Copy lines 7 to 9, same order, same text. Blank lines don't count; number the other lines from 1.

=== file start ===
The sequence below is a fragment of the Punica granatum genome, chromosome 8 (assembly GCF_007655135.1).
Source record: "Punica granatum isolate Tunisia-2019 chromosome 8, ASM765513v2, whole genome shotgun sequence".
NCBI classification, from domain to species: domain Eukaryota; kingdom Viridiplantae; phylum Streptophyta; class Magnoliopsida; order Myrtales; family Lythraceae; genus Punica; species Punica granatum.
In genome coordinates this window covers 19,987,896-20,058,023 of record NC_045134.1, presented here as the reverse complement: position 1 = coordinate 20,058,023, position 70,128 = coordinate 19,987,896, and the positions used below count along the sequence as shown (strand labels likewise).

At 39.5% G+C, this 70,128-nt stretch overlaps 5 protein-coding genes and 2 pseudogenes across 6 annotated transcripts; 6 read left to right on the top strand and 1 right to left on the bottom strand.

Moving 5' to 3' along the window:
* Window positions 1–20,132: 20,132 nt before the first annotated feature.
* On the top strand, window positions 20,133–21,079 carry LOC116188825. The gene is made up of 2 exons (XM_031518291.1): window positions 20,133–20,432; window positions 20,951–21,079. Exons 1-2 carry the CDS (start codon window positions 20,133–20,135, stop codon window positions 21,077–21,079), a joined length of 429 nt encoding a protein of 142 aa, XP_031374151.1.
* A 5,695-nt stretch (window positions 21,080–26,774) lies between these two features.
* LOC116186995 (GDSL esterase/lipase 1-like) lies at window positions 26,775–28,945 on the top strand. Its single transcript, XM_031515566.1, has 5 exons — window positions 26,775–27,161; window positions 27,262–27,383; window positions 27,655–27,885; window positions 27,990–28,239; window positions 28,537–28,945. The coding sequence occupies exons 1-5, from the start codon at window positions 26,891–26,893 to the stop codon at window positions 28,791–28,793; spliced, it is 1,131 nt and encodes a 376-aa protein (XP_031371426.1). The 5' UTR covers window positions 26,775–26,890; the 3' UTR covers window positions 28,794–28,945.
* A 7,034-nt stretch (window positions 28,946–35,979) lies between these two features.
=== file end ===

* Window positions 1–20,132: 20,132 nt before the first annotated feature.
* On the top strand, window positions 20,133–21,079 carry LOC116188825. The gene is made up of 2 exons (XM_031518291.1): window positions 20,133–20,432; window positions 20,951–21,079. Exons 1-2 carry the CDS (start codon window positions 20,133–20,135, stop codon window positions 21,077–21,079), a joined length of 429 nt encoding a protein of 142 aa, XP_031374151.1.
* A 5,695-nt stretch (window positions 21,080–26,774) lies between these two features.